The next morning, we got up reasonably early, packed up our things and headed down to SeaTac where my mom had lived as a little girl. We drove through her old neighborhood and by the elementary school she attended, plus stopped at Saltwater state park where her family had picnicked together. It was just a couple of miles from the airport, so it was an easy little trip before we needed to return the rental car and board our planes.


My mom has TSA Pre-Check and got through security in about ten seconds while I stood in the regular (LOOOOONG) line and googled what paperwork I needed to fill out to get Pre-Check status too.

We walked down to our gates, divided up our airplane snacks from the night before, and said goodbye.

And now I'm already counting down until it's my turn again in three years.

12 comments:

  1. Thanks for such a detailed post about Seattle. We are going to Seattle and the Pacific NW in June, so these tips will be very helpful!

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  2. Maybe this will convince Bart: my husband works for Microsoft and we're currently enjoying having him home on his three months of paid paternity leave!

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  3. We loved our brief stay in Seattle at the beginning of our Alaska cruise. Their library is really very cool.
    I, too, have a love of Chihuly. We first saw his work in Monaco, a fountain right in front of Monte Carlo Cassino. They also had a special exhibit of his sculpture at the MFA in Boston.

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  4. Sounds amazing!! I'm jealous you went to Delancey - I love Molly Wizenberg. (I also love hazelnuts. In any form. :))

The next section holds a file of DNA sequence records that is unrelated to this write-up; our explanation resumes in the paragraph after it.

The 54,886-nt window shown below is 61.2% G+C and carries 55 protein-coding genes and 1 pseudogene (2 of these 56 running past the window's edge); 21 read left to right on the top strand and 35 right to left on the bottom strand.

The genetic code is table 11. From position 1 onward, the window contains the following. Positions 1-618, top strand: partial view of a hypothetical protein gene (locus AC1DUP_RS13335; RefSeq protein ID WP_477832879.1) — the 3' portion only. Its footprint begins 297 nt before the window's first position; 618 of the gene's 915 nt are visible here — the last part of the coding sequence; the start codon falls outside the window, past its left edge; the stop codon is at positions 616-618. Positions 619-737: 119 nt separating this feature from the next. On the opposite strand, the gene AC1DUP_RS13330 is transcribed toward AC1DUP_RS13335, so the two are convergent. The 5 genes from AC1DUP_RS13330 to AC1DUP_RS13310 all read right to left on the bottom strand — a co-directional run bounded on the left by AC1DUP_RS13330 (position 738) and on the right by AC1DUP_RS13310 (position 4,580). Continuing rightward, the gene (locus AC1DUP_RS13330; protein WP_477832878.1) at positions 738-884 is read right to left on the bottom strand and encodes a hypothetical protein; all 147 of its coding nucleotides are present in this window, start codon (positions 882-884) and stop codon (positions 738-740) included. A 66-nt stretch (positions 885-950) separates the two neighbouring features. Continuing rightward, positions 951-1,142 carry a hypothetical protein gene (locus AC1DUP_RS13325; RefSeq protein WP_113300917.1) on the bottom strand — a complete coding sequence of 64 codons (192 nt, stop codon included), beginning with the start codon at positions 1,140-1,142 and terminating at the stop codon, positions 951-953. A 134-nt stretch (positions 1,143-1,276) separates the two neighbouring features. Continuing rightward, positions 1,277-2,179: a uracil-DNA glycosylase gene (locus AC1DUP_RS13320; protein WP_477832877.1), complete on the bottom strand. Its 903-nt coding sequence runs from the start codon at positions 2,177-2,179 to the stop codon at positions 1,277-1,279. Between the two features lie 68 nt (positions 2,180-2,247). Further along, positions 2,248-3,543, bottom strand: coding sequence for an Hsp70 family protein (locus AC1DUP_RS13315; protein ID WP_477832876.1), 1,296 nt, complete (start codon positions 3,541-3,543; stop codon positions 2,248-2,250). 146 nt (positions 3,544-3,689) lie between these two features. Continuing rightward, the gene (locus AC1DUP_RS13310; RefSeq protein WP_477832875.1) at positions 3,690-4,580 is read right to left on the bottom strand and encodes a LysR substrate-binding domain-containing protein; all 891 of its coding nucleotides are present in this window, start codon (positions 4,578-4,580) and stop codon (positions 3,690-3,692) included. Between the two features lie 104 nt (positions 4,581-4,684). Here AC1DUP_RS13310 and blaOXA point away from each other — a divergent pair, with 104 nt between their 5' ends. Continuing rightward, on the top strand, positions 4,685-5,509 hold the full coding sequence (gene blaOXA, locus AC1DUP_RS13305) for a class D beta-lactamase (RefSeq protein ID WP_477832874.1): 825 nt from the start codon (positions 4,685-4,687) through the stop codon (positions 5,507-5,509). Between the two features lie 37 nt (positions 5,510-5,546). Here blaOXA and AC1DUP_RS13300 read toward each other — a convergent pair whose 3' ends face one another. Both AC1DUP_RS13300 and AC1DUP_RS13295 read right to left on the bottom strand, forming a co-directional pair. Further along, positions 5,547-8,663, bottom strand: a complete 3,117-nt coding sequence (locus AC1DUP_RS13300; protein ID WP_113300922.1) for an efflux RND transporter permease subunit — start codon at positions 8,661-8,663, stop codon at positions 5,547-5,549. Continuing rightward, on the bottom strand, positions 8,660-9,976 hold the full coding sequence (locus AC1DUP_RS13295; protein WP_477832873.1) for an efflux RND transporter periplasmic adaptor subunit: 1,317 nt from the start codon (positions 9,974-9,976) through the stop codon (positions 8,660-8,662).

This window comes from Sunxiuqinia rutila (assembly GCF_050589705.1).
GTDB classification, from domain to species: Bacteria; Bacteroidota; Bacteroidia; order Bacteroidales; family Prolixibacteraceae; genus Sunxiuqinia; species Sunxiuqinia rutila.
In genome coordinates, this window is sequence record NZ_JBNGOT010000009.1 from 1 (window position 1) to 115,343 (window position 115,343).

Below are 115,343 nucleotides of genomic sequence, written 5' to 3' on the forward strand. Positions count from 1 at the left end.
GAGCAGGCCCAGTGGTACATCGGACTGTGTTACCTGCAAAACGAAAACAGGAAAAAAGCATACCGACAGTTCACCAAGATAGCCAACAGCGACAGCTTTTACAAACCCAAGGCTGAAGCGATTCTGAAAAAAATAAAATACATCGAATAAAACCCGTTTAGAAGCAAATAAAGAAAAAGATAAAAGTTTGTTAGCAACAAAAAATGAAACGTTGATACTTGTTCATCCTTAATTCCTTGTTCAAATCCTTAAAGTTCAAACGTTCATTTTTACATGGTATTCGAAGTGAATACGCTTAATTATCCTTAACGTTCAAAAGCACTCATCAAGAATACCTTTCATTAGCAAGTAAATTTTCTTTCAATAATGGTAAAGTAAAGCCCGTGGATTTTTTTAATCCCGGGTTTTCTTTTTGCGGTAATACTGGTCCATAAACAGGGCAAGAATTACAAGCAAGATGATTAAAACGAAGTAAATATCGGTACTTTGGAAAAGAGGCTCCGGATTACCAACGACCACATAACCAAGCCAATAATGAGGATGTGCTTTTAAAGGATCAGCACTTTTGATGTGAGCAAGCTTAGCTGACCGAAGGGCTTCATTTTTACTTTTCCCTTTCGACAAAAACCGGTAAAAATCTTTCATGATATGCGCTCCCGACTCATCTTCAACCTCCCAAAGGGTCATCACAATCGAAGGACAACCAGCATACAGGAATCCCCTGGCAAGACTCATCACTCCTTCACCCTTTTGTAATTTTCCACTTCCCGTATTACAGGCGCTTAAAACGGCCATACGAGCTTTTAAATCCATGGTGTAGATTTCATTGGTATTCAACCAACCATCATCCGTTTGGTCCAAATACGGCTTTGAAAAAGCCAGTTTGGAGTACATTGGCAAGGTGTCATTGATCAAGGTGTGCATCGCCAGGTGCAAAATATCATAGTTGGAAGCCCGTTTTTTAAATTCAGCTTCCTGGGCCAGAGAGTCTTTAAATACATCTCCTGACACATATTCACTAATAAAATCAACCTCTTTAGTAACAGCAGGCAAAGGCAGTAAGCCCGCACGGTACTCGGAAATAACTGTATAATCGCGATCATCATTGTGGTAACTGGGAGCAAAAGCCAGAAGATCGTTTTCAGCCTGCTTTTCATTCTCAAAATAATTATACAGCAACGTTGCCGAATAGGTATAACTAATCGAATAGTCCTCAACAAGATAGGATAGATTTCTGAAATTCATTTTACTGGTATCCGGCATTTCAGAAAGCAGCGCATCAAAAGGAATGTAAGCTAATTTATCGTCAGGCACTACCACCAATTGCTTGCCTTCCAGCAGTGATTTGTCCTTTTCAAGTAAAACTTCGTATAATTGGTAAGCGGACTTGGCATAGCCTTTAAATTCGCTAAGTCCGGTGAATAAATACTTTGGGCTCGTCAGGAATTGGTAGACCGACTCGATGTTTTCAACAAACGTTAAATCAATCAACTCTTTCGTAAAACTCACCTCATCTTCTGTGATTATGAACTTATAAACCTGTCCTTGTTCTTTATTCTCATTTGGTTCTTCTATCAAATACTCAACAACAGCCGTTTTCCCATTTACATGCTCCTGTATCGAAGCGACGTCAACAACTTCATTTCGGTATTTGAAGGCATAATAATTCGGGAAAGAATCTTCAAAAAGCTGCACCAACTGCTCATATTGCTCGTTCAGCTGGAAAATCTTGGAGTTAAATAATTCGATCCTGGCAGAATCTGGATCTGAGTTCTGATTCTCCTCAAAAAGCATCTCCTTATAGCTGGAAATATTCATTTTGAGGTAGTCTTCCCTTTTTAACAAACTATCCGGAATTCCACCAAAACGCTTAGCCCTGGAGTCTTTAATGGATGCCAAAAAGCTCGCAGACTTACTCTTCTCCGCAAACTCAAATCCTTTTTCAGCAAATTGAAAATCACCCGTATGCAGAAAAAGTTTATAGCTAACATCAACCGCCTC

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  5. Sounds like a really great weekend! I love Seattle. The good ol' Fremont troll. And how neat that you saw the Husky Clipper - I'm reading The Boys in the Boat right now! I love Chihuly too - He did an installation at the Botanic Gardens in Denver two summers ago that I loved.

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  6. I am absolutely delighted that you loved the mango wala as much as I do! I figured with your loved of Indian cuisine that you might take a chance on it...So wonderful reading your take on my favorite city and I am so glad you enjoyed it!

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  7. What a fun trip! I could have looked at every picture you took and still wanted more. Seattle is super high on my list of places to visit/live and now more than ever. I love rain and wouldn't need much convincing in that aspect! I love that you and your mom read so many of the same books and that you both got to visit places that you've read about. Loved the lights in the reading room at the library. Super cool!

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  8. I've never thought I wanted to visit Seattle but now I do! Your trip sounds wonderful.

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  9. Chihuuly!!!!! He is so my favorite! I think I've gone on...uh....four separate vacations simply to see an installation of his. Nope, five. Also, my favorite part of visiting Seattle was the underground tour in the old historic district. Literally, you are walking in tunnels that used to be sidewalks and have since been paved over and now the city is 15-30 feet above you. LOVE!!

    xox

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  10. I love seattle. I'm so sad our brief visit lasta was utterly horrendous thanks to our exorcist toddler. I'm afraid I will never get taylor to go back.

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  11. What a terrific travel-report! I've always wanted to visit Seattle and you make us feel like we were there with you.

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  12. I LOVE reading about your food, especially. I may need to visit Seattle, STAT. What a fun tradition for you and your mom. I'm looking forward to the age when our children become friends; that's how it's supposed to work, right?